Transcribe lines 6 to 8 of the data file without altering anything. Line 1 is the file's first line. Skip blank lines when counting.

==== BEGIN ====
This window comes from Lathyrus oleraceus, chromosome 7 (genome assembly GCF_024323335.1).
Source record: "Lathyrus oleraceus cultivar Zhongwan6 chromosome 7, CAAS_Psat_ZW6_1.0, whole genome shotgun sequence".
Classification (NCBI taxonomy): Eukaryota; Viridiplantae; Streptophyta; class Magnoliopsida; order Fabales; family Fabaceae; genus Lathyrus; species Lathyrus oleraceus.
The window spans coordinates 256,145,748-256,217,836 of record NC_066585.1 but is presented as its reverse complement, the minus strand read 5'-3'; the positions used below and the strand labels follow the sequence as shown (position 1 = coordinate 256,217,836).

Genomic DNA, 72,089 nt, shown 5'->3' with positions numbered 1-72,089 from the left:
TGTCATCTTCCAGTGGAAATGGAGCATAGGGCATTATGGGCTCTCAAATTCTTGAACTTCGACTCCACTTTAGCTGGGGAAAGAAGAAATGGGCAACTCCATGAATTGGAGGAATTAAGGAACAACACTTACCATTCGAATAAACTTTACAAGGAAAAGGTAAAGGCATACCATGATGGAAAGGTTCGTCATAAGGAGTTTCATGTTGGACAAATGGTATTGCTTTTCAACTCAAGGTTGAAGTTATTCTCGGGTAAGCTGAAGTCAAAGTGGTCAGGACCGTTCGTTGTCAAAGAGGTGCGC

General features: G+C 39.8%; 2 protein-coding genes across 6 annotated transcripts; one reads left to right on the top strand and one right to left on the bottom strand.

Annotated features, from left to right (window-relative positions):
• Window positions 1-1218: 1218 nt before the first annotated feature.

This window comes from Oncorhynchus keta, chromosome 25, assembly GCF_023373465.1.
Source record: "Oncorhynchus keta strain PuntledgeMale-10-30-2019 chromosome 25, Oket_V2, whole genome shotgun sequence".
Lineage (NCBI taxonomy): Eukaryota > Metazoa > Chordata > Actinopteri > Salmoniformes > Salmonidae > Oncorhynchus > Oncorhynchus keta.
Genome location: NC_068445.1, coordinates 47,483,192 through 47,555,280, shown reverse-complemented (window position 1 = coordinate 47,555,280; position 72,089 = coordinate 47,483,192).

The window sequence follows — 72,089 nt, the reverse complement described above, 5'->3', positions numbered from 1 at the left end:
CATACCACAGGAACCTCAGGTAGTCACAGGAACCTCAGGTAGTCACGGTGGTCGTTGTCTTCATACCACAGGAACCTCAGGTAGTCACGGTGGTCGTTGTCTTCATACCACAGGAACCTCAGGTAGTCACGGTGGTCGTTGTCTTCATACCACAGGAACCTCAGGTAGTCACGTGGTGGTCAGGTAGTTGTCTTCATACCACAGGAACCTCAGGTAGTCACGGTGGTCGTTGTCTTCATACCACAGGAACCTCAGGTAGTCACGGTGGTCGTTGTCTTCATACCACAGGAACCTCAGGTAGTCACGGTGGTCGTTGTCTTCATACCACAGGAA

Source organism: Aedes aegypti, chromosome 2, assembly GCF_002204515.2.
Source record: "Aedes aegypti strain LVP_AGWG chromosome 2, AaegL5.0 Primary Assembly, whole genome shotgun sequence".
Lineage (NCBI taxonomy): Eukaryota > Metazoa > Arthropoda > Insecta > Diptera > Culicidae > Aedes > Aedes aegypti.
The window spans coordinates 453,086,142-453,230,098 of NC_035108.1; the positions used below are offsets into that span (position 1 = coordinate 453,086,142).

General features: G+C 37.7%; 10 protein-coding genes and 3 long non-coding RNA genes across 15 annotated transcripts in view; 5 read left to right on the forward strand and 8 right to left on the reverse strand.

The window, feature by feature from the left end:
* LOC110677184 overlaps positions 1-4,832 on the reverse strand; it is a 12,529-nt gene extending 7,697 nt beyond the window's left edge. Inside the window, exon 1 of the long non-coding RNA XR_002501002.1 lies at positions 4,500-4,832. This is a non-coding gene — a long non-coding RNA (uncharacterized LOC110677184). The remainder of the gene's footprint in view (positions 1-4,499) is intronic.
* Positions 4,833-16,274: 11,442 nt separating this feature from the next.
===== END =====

TGTCATCTTCCAGTGGAAATGGAGCATAGGGCATTATGGGCTCTCAAATTCTTGAACTTCGACTCCACTTTAGCTGGGGAAAGAAGAAATGGGCAACTCCATGAATTGGAGGAATTAAGGAACAACACTTACCATTCGAATAAACTTTACAAGGAAAAGGTAAAGGCATACCATGATGGAAAGGTTCGTCATAAGGAGTTTCATGTTGGACAAATGGTATTGCTTTTCAACTCAAGGTTGAAGTTATTCTCGGGTAAGCTGAAGTCAAAGTGGTCAGGACCGTTCGTTGTCAAAGAGGTGCGC

General features: G+C 39.8%; 2 protein-coding genes across 6 annotated transcripts; one reads left to right on the top strand and one right to left on the bottom strand.

Annotated features, from left to right (window-relative positions):